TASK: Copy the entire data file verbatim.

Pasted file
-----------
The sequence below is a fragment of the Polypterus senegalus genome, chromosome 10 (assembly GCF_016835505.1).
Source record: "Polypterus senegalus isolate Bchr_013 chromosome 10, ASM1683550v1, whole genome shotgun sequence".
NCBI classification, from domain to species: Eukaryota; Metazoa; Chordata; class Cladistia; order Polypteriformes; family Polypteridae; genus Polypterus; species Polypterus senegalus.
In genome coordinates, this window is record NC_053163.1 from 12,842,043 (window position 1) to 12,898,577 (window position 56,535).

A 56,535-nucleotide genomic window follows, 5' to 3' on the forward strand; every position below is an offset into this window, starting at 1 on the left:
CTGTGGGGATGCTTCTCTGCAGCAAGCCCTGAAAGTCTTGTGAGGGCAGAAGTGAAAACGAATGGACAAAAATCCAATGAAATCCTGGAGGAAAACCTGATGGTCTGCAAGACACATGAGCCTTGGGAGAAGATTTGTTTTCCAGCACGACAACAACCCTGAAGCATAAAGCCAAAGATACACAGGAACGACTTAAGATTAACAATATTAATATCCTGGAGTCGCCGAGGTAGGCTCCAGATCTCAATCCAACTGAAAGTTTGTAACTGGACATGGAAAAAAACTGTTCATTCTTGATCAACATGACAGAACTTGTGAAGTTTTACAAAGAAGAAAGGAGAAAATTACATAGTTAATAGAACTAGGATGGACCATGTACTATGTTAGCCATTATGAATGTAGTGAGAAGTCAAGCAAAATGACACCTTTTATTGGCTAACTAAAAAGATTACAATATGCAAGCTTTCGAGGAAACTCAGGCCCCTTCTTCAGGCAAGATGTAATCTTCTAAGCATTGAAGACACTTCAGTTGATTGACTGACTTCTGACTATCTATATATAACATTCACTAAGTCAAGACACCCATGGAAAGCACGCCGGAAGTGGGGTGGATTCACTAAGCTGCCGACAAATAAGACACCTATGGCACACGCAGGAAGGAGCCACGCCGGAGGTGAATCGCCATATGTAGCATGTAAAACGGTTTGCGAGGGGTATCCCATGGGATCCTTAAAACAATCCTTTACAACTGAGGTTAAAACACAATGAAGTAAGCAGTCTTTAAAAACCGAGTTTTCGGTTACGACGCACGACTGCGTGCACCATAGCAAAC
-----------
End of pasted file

The sequence below is a fragment of the Polypterus senegalus genome, chromosome 10 (assembly GCF_016835505.1).
Source record: "Polypterus senegalus isolate Bchr_013 chromosome 10, ASM1683550v1, whole genome shotgun sequence".
NCBI classification, from domain to species: Eukaryota; Metazoa; Chordata; class Cladistia; order Polypteriformes; family Polypteridae; genus Polypterus; species Polypterus senegalus.
In genome coordinates, this window is record NC_053163.1 from 12,842,043 (window position 1) to 12,898,577 (window position 56,535).

A 56,535-nucleotide genomic window follows, 5' to 3' on the forward strand; every position below is an offset into this window, starting at 1 on the left:
CTGTGGGGATGCTTCTCTGCAGCAAGCCCTGAAAGTCTTGTGAGGGCAGAAGTGAAAACGAATGGACAAAAATCCAATGAAATCCTGGAGGAAAACCTGATGGTCTGCAAGACACATGAGCCTTGGGAGAAGATTTGTTTTCCAGCACGACAACAACCCTGAAGCATAAAGCCAAAGATACACAGGAACGACTTAAGATTAACAATATTAATATCCTGGAGTCGCCGAGGTAGGCTCCAGATCTCAATCCAACTGAAAGTTTGTAACTGGACATGGAAAAAAACTGTTCATTCTTGATCAACATGACAGAACTTGTGAAGTTTTACAAAGAAGAAAGGAGAAAATTACATAGTTAATAGAACTAGGATGGACCATGTACTATGTTAGCCATTATGAATGTAGTGAGAAGTCAAGCAAAATGACACCTTTTATTGGCTAACTAAAAAGATTACAATATGCAAGCTTTCGAGGAAACTCAGGCCCCTTCTTCAGGCAAGATGTAATCTTCTAAGCATTGAAGACACTTCAGTTGATTGACTGACTTCTGACTATCTATATATAACATTCACTAAGTCAAGACACCCATGGAAAGCACGCCGGAAGTGGGGTGGATTCACTAAGCTGCCGACAAATAAGACACCTATGGCACACGCAGGAAGGAGCCACGCCGGAGGTGAATCGCCATATGTAGCATGTAAAACGGTTTGCGAGGGGTATCCCATGGGATCCTTAAAACAATCCTTTACAACTGAGGTTAAAACACAATGAAGTAAGCAGTCTTTAAAAACCGAGTTTTCGGTTACGACGCACGACTGCGTGCACCATAGCAAAC